A feminist writer has lambasted claims from a Hackney police officer who said women were the ‘worst’ culprits for urinating in the streets.
Emilia Bona, feminist writer and blogger, expressed her dismay at Mark Page’s comments to the Hackney Gazette about “drunk women”, branding them “sexist and unfair”.
She told ELL: “It seems to be a rather sweeping generalisation to suggest that women are more commonly responsible for public urination than men – I would be interested in seeing the statistics to support such a claim.
“The focus on women urinating in public may be more of a result of our natural aversion to seeing women doing things that are considered ‘unladylike’ in comparison to men subtly urinating against a wall in public.
“These gendered standards for public behaviour may have some bearing on the shock expressed in the comments about women being the ‘worst culprits’ when it comes to urinating in the street.”
Page made his comments in response to recent figures that showed that fines issued for public urination in Hackney have tripled in the last 12 months.
The warden from Hackney’s night-time economy told the Hackney Gazette that he sees women urinating in the street more often than men.
He said: “Drunk women are the worst. We had one woman who was drunk and with her friends. There’s a paramedic who works with us – he turned up in his Volvo estate.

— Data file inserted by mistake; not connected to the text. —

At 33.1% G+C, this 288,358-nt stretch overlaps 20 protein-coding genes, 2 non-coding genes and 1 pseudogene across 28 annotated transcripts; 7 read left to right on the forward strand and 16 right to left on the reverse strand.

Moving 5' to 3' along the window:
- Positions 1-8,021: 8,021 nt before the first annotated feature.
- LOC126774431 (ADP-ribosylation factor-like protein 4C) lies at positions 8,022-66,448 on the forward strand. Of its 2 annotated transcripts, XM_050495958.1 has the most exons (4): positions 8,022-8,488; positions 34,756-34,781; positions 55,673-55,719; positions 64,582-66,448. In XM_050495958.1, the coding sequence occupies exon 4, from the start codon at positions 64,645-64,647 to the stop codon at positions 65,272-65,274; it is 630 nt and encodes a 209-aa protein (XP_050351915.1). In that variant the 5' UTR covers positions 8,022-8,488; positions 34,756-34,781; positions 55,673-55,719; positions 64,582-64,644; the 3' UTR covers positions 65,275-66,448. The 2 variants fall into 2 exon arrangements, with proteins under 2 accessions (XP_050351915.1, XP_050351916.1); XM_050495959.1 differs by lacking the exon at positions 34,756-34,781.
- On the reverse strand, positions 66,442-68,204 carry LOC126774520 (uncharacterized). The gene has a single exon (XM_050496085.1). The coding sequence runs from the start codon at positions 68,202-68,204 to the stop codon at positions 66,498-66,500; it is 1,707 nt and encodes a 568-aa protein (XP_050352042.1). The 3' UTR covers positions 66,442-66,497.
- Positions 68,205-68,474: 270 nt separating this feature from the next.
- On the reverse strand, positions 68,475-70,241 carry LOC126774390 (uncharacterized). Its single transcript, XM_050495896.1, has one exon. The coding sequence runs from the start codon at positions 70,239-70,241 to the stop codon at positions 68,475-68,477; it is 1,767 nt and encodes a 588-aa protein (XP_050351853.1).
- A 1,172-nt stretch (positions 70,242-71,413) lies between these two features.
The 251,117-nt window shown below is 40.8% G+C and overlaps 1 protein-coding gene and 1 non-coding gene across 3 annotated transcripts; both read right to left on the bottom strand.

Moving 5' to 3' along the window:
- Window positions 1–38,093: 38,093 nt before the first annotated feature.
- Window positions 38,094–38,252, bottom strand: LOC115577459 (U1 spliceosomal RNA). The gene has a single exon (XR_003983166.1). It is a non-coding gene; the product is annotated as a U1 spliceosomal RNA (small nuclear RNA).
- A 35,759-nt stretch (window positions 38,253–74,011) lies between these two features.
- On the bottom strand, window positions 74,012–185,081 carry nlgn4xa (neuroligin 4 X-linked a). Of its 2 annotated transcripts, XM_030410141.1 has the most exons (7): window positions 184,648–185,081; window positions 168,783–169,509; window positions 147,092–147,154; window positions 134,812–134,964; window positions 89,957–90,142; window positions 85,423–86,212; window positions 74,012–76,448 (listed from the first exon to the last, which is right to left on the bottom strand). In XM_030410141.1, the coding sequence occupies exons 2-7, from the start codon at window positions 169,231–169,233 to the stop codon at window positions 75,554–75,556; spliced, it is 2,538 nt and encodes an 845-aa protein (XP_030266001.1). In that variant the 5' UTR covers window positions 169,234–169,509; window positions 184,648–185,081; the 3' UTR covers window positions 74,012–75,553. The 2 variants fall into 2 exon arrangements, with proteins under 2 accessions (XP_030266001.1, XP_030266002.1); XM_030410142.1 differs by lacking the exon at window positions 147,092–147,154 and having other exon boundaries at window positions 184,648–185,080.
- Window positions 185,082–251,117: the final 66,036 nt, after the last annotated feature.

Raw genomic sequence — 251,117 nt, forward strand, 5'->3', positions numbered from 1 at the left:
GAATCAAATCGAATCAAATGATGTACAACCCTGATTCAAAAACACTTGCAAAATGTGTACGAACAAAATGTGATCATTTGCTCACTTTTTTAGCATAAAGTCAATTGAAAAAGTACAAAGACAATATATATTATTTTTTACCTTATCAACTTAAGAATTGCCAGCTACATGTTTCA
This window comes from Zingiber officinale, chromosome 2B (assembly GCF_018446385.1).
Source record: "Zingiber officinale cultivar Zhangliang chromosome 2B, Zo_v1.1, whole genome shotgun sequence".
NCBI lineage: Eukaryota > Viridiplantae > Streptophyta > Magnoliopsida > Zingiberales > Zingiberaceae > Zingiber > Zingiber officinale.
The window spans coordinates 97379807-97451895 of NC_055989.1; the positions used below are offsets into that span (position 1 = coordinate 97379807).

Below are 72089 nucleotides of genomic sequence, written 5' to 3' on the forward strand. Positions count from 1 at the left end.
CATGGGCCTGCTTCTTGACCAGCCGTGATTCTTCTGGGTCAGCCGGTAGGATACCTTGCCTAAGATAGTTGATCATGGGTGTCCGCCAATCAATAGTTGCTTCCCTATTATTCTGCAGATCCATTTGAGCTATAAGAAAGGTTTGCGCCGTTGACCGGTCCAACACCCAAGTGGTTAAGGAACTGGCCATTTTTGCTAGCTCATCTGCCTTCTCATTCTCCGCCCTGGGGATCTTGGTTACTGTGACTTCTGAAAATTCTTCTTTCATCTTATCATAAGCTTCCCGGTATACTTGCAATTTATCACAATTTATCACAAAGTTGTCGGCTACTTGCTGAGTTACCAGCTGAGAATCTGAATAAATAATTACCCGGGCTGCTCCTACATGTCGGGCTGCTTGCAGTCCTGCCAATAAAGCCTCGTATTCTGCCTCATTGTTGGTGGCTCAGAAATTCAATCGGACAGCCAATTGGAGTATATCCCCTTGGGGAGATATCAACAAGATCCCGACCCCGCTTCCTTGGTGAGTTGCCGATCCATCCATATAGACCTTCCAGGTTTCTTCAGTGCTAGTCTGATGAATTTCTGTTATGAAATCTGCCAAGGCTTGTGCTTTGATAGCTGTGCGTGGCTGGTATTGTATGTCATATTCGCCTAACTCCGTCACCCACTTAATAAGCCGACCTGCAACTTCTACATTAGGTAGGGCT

“He sat her on the tailgate and she decides to then drop everything and urinate in the back of the car.”
Page was contacted by ELL for comment but had not yet responded at the time of publishing.
Caroline Sellman, Cabinet Member for Community Safety and Enforcement told ELL that the council have issued more than 800 fines for public urination in the last 12 months which averages out at 15 fines per week.
“We spend £100,000 each year washing urine off walls and pavements because people urinate in Hackney’s streets and on residents’ doorsteps,” she told ELL.
The council said the issue was “a real problem that many of our residents are all too aware of”, and that they were ensuring that wardens were issuing a greater number of fines to deter offenders.
Last year Hackney council announced they would be piloting two “pee-back” walls at popular drinking destinations in the Shoreditch and Dalston areas, at a cost of £1,000.
The liquid-repelling coating is designed to make urine splash back at the offender, preventing the urine from soaking into the wall, and also reduce stains and smells.
The council claims that although the number of fines issued at the sites in question have fallen slightly, the general problem of public urination in the borough is on-going.
Sellman told ELL: “We know it’s not the whole solution, but it is part of our strategy that includes making people more aware of the problem, businesses playing their part by letting people use their toilets, and more public toilets and fines.”
Bona said: “Access to clean, safe and free public toilets in the evening is an issue for every gender and something lacking in London.”
Though the council boasts that their newly refurbished public toilets have been “designed to the highest standards”, only two out of seven sets of the toilets are open to the public 24 hours a day, located at Dalston Passage and Kingsland Waste.